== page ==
I turned to go find Phil and my eyes caught sight of something large and green in the Cuban Laurel in front of me. It was about five feet over my head, eleven to twelve feet up in the tree. It was a full adult A. garmani and it was impressive. The lizard was a beautiful lime green which stood out against the dark background of the Laurel Tree's bark. I watched it for a few seconds as it climbed higher into the tree. It was truly a sight to behold. The animal was a large male at least 16-17 inches in length. At least now I knew what to expect from the young animals I was bringing home.

I found Phil still wandering the park and told him we had to go. He asked why and I told him I knew where there was an Iguana spot. He kind of ribbed me about it as most of my areas we stopped at were destroyed. We left the park and drove around the block to the road behind the park. Slowly we drove down the road, keeping an eye in the trees to see if we could spot any more lizards. We observed an additional four A. garmani and two more A. equestris. It appears that all the adults stay higher in the trees while the juvies stay closer to the ground.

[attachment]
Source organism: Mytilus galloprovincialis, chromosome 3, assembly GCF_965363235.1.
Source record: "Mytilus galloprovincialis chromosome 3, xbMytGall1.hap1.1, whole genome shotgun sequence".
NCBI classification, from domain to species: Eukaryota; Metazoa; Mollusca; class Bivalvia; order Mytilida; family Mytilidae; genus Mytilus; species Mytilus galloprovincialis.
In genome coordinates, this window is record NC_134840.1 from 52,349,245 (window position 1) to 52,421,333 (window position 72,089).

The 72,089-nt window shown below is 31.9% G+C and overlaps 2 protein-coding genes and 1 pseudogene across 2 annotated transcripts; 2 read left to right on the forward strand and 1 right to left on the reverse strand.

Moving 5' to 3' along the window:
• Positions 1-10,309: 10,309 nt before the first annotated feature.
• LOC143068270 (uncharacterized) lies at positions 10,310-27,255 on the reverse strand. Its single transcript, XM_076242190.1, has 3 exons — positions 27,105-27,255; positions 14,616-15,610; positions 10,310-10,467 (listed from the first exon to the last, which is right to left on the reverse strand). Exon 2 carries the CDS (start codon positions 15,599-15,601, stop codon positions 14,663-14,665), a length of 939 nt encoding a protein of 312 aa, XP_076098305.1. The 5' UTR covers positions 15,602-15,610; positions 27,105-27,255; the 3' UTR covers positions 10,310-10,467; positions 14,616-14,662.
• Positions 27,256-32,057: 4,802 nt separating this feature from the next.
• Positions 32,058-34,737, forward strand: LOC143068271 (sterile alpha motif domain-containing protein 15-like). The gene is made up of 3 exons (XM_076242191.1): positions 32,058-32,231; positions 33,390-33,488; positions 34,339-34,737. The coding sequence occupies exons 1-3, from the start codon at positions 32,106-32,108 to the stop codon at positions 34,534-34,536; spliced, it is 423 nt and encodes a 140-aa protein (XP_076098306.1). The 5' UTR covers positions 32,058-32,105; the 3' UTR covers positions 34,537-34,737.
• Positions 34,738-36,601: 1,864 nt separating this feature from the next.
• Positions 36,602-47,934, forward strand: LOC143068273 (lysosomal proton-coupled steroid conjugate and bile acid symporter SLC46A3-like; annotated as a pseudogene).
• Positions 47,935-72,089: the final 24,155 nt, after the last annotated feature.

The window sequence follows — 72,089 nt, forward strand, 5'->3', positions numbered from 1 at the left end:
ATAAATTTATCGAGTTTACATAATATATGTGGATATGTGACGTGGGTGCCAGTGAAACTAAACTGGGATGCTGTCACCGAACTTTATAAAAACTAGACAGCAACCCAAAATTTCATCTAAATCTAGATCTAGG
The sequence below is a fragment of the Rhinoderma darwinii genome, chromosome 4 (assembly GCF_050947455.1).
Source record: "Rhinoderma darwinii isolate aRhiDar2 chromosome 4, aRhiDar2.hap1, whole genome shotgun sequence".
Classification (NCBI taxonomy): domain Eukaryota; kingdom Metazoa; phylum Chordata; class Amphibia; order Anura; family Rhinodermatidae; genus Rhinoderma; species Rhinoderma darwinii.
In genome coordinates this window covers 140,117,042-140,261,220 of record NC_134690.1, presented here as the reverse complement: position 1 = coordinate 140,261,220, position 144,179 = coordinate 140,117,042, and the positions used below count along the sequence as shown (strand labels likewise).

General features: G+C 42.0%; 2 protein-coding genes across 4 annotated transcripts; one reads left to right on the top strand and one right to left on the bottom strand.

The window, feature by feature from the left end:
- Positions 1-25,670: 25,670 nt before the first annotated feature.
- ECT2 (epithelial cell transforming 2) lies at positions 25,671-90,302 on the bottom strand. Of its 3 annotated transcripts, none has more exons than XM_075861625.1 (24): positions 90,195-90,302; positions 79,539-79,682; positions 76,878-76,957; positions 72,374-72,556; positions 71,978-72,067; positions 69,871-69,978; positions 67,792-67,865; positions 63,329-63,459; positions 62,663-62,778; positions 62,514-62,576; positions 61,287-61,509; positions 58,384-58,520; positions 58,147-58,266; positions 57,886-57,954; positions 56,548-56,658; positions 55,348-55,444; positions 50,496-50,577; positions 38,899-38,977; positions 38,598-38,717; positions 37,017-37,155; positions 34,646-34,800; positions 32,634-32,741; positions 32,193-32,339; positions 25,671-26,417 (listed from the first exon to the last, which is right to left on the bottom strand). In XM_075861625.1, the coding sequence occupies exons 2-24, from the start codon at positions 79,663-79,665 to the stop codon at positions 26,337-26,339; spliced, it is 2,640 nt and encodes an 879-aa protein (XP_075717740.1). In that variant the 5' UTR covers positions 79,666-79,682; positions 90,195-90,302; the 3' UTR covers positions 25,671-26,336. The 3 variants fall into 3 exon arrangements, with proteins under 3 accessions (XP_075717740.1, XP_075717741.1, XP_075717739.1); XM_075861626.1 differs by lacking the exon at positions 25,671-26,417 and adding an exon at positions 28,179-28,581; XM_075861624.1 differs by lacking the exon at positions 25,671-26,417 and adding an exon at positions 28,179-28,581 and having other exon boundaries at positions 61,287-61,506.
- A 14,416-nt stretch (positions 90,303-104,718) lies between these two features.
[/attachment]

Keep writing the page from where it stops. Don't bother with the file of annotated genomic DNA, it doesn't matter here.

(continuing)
Rounding the corner the canal came up quickly on the right. There was a guard rail in front of it to keep people from driving into the canal. As we slowly approached the canal something came into view. Perched on top of one of the guard rail supports was a huge male Iguana. He was about as perfect a speciman as one could hope to see. This guy was not an escaped fugitive, he was born and raised right there on that canal. He was about FIVE FEET in overall length with a body measuring at least two feet in length. He was a dark greyish-green adorned with perfect dorsal spines. We began taking pictures right away. The Lizard became acutely aware of this and jumped down from his perch into someone's yard. Seeing him walking through the grass with body held well off the ground was just unbelievable. He made his way very deliberately to the canal. We followed him when suddenly a smaller Iguana of about three feet in legth jumped from a low overhanging tree limb into the canal. The large male spotted the action, sliding into the canal himself. It was over but it was all woth it.

We decided to go eat some lunch before heading out across the Tamiami Trail. We definitely were coming back to get a better look at the park and the canal.

So that's the S. Florida trip in a nutshell (or novelization. I really didn't mean to get so long-winded, sorry). Next week, I'll describe (briefly, I promise) the ride back and the fish collecting site we stopped at.

Until then, Have A Great Week!!! C-Ya!!!

P.S. Coming next week: Yo, HO-HO, a pirates life for me along with some other goodies from the vault.
P.S.S. At least my spot produced a couple Iguanas, Phil (LOL).

"Creature's Corner" is ©2003 by John Lewis.  Webpage design and all graphics herein are creations of Nolan B. Canova.  All contents of Nolan's Pop Culture Review are ©2003 by Nolan B. Canova.